Normally, municipal bond yields trade for less than the equivalent maturity U.S. Treasurys.
Assume the likelihood of default on a bond is equivalent... if one bond pays tax-free income
(munis), the rate it pays on the principal should be less than the taxable bond.
If you were in a 50% income tax bracket, a U.S. government bond paying 7% would yield
only 3.5% after tax. In contrast, your tax-exempt bond yielding 4% provides the equivalent of a
taxed U.S. government bond that pays 8%.
Take a look at the chart (below) showing the yields of 20-year Treasury and municipal
bonds. The average “spread” between Treasurys and munis has been around 75 basis points
(0.75%) going back to 1953. That means munis have traded with 0.75% less interest-rate yield
than the comparable maturity U.S. Treasury bond.
Moody's AAA 20-Year
Muni Bond Yield
20-Year U.S. Treasury
1950 1955 1960 1965 1970 1975 1980 1985 1990 1995 2000 2005 2010
Since 1950, municipals traded at a lower interest rate than Treasurys almost 90% of the
time. But for the last couple years, the spread has inverted and sits now at negative 64 basis
points (or -0.64%).
People believe the risk of default to municipal bonds is much higher than it’s ever been –
greater even than during the Korean War, Vietnam, the 1987 Crash, the S&L crisis, or the tech
bubble of 2000...
At extreme times, it’s critical to chart your strategy based on facts. And right now, the facts
tell me...
The States Aren’t Going to Default...
In 2010, banking analyst Meredith Whitney was on 60 Minutes claiming the municipal
bond market was facing “hundreds of billions of dollars” in defaults.
When Whitney made her prediction, $30 billion exited municipal bond funds in just three
months. The biggest muni bond fund is the Vanguard Intermediate-Term Tax-Exempt Fund
(VWITX). Shortly after Whitney made her claims about massive defaults, VWITX plunged below $13 a share (from close to $14 a share).
One idea circulating argues the overall municipal debt, around $3 trillion, is unimaginably
large and far too great to ever pay off... or for the states and localities to even cover the interest
This simply isn’t so...
First, many state and local governments have legal requirements to balance their budgets...
and that means facing the reality of their fiscal decisions. Sure, property taxes are down and
may go lower. But municipalities generally don’t shirk their obligations.
In many places, budgets will be cut before the governments default on their bonds. Local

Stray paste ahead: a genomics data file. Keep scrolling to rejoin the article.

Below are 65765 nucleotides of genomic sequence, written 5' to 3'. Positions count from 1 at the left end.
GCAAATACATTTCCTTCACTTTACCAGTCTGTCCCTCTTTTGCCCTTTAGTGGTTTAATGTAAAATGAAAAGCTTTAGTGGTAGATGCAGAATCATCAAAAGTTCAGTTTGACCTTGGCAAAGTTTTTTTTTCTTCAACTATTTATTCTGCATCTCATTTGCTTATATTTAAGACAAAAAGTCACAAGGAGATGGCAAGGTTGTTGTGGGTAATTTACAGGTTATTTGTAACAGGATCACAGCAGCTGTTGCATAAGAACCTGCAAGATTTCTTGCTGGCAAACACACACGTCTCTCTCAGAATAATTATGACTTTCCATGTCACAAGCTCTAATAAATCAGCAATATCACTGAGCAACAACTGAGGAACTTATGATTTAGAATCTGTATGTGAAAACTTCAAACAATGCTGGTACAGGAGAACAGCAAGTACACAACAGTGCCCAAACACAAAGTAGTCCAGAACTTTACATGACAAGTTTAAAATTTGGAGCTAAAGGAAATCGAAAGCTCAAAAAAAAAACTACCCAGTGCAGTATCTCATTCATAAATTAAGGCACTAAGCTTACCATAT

citizens will start taking on some of the ancillary responsibilities. That’s why Whitney is wrong.
We’re already seeing this in places like San Diego, where private citizens have started caring for
the parks and deal with trash.
And of course, taxes will rise. That’s the easy answer for most governments… turn the
screws some more on the productive members of society.
More important, the key question surrounding default is whether the municipality can
cover its interest payment, or “debt service.” Turns out the debt service makes up a small part
of the average state budget. The ratings agency Fitch reports debt service is “less than 10% of
the government’s budget.” While income and property taxes are half that percentage at the
state and local levels. Hardly reasons to renege on municipal debt.
Or look at it another way... Take the total muni debt of roughly $3 trillion and say the average cost of the interest is 3% a year. That means total interest cost is $90 billion a year. Compare this to the state tax collections of $715 billion in 2009. Worse case, if all the muni debt was
to be “guaranteed by the state” as some people claim, we’re talking about less than 13% of the
total revenue would be needed to pay the interest.
From a legal standpoint, it’s hard for localities to go bankrupt, which can mean walking
away from local citizens who live off the income of the bonds.
The worst case in modern history is Orange County, California. It went bankrupt over derivative trading losses... But eventually, the county paid every dime it owed on the bonds.
And there’s more evidence to lead us to think things are improving and “hundreds of billions in default” is hyperbole.